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Mario Klingemann

Mario Klingemann is a leading pioneer in the AI art movement. He combines the analytic mind of a coder, the creative fervor of an artist, and a dash of mad scientist.

Mario Klingemann, Memories of Passersby I, 2018 © Courtesy of Onkaos

Mario Klingemann, Memories of Passersby I, 2018 © Courtesy of Onkaos


Klingemann is an award-winning artist and skeptic with a curious mind, whose preferred tools are neural networks, code and algorithms. He recently made headlines with the sale of his piece Memories of Passersby I, which was one of the first AI artworks bought in a traditional auction house (featured below). The art of that piece, he explains, is the code and system itself, rather than its continually evolving output on two screens - representing an important historical and conceptual landmark in the history of the art market.

Klingemann is driven by a deep desire to understand, question and subvert the inner workings of systems. He also has a deep interest in human perception and aesthetic theory. In order to surprise himself and his audience, Klingemann explores uncharted territories to discover unseen beauty and unthought ideas.

Klingemann’s interests are constantly evolving, encompassing artificial intelligence, deep learning, generative and evolutionary art, glitch art, data classification and visualization, and robotic installations.

His work is often inspired by overcoming limitations, and creatively repurposing and recombining objects and systems to reveal their hidden qualities. His creations have been exhibited in international art shows and won acclaim among critics as exemplary pieces of net art. Pieces like his Neural Network portraits, Lowpoly Bot, Mona Tweeta, ScribblerToo, Flickeur, or Dada Visualization have made their way into uncounted best-of lists and got featured in many articles.

In 2015 he won the Creative Award of the British Library, currently he is machine learning artist in residence at the Google Cultural Institute in Paris. Mario enjoys sharing his explorations and discoveries on design and technology conferences worldwide, has co-founded the Munich FabLab and is working as a freelance code artist building creative tools, mobile apps and media installations.

Mario is represented by Onkaos.

Selected AI projects:

1. Memories of Passersby I

Klingemann’s work Memories of Passersby I generates portraits in real-time using neural networks. It is a computer system hidden inside of an antique-looking piece of furniture, which looks like a cross between a midcentury modern cabinet and an old-fashioned radio.

Mario Klingemann, Memories of Passersby I, 2018 © Courtesy of Onkaos

Mario Klingemann, Memories of Passersby I, 2018 © Courtesy of Onkaos

Klingemann says the art is not the images, which disappear, but the computer code that creates them. That makes it distinct from other pieces of AI art that have made it to auction–most of which consist of a single unchanging image generated by an algorithm.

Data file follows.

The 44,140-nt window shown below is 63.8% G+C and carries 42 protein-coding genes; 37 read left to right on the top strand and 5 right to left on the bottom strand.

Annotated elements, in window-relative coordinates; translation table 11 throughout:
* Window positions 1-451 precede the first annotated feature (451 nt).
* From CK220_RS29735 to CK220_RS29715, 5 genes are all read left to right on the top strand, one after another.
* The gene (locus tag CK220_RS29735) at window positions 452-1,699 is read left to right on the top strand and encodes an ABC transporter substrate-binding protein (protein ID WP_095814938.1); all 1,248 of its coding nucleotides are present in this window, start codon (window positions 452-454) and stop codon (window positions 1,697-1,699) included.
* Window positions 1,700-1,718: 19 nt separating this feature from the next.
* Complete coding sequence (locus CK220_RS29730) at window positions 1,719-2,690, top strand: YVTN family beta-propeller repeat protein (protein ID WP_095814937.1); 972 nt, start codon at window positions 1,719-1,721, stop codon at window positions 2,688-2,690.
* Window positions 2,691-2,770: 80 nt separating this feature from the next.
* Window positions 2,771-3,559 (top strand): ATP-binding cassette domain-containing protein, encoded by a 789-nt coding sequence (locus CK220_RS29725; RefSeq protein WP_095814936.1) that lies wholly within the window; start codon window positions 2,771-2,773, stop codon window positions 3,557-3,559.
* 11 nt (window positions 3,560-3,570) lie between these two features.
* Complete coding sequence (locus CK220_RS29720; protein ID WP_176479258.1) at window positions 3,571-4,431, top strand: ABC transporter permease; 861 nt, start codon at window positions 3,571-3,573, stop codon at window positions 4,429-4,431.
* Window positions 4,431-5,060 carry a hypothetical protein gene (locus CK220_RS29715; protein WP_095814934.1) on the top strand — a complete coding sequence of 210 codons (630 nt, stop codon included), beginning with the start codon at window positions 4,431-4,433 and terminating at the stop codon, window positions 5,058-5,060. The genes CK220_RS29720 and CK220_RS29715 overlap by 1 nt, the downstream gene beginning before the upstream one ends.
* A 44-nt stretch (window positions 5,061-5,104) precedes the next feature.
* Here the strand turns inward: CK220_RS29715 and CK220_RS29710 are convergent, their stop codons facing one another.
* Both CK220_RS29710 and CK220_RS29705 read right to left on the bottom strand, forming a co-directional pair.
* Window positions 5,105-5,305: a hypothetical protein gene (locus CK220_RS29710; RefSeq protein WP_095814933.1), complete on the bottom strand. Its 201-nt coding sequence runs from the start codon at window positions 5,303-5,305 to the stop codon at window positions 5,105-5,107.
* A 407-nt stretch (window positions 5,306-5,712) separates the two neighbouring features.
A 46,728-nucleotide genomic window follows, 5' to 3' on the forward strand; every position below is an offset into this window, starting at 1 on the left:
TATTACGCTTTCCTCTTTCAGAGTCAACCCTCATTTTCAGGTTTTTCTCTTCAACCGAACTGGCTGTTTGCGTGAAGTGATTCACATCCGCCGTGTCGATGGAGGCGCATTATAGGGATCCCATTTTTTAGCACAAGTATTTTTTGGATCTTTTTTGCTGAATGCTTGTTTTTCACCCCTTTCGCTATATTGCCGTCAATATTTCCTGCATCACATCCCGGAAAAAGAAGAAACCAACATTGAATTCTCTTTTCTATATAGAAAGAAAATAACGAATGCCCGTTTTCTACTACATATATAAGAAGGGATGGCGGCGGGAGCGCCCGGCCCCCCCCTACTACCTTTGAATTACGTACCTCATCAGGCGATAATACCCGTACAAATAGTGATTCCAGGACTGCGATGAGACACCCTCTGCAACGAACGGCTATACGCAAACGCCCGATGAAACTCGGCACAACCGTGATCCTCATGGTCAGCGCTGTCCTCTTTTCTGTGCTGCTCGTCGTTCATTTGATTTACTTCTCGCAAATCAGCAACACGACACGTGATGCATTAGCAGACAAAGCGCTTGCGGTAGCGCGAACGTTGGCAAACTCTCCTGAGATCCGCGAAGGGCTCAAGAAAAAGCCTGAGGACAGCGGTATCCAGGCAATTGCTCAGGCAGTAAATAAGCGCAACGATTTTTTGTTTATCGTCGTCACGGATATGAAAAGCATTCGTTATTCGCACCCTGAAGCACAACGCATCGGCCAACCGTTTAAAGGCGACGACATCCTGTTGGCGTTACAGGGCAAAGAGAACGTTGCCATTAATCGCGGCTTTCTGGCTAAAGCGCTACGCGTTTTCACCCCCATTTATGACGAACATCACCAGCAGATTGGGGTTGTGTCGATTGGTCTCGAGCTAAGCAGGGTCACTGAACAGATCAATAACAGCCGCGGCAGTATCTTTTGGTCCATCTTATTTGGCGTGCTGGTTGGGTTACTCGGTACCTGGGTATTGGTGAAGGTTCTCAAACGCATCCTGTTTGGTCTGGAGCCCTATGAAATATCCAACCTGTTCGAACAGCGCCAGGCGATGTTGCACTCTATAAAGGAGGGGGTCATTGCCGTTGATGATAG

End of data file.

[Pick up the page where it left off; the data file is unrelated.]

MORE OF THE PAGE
The historic piece is a landmark in the history of AI Art because it is one of the first going up for auction in the traditional art market – and it is the algorithm itself that is the core of the piece. It’s expected to sell at Sotheby's for an estimated $50,000.

2. Neural Glitch

AI and computers have the ability to break us out of the confines of existing tradition. Klingemann explains:

"In the end, you are confined to what you have seen, heard or read, and it's very hard to glitch that. Some people take drugs to do that - to make even more absurd connections. But a machine enables you to forcefully provoke that. Because it's much easier to glitch, or bring off course, than a human brain. In the process of doing that often some interesting things happen which are unexpected."

To that end, Klingemann developed a technique he calls Neural Glitch.

Mario Klingemann - Glitch.png

“Neural Glitch is a technique in which I manipulate fully trained GANs by randomly altering, deleting or exchanging their trained weights. Due to the complex structure of the neural architectures the glitches introduced this way occur on texture as well as on semantic levels which causes the models to misinterpret the input data in interesting ways, some of which could be interpreted as glimpses of autonomous creativity.”

3. pix2pix Experiments With Electron Microscopy

Klingemann applies deep learning techniques in an attempt to discover new forms of aesthetics - and blur the lines between human and machine creativity. He has used image-focused neural network architectures since the release of Deep Dream.

Mario Klingemann - Microscopy.jpg

Style transfer, ppgn, pix2pix and CycleGAN are architectures he has investigated and experimented with in an artistic context. Klingemann showed several of his “Neurographer” works at Ars Electronica 2017.

Klingemann is currently an Artist in Residence at Google Arts & Culture. He also helps institutions like the British Library, the Cardiff University or the New York Public Library with the processing and classification of their vast digital archives. He believes that his future creative agents will require a solid foundation of human knowledge to build upon.

Klingemann received the Artistic Award 2016 by the British Library Labs and won the Lumen Prize Gold 2018.

Klingemann on using artificial intelligence:

How has AI impacted your creative practice?